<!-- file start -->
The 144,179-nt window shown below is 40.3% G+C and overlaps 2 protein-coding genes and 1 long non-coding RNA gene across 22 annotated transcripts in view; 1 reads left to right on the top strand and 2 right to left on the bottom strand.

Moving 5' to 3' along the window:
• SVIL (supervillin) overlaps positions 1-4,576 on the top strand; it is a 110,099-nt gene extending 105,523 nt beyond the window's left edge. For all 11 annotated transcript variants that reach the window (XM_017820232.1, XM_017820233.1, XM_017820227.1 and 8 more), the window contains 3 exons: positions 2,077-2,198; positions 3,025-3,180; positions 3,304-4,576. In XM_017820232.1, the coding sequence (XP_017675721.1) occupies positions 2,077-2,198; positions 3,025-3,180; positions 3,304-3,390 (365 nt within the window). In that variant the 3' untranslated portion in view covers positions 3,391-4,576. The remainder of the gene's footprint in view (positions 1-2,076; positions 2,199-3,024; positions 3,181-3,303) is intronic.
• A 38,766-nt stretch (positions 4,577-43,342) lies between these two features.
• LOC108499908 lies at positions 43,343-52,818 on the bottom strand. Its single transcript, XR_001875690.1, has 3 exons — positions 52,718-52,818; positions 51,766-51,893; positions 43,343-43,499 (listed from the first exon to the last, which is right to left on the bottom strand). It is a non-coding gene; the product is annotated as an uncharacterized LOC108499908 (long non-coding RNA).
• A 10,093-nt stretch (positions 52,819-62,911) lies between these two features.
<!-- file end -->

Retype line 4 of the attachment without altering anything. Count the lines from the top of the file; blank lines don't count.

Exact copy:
• A 38,766-nt stretch (positions 4,577-43,342) lies between these two features.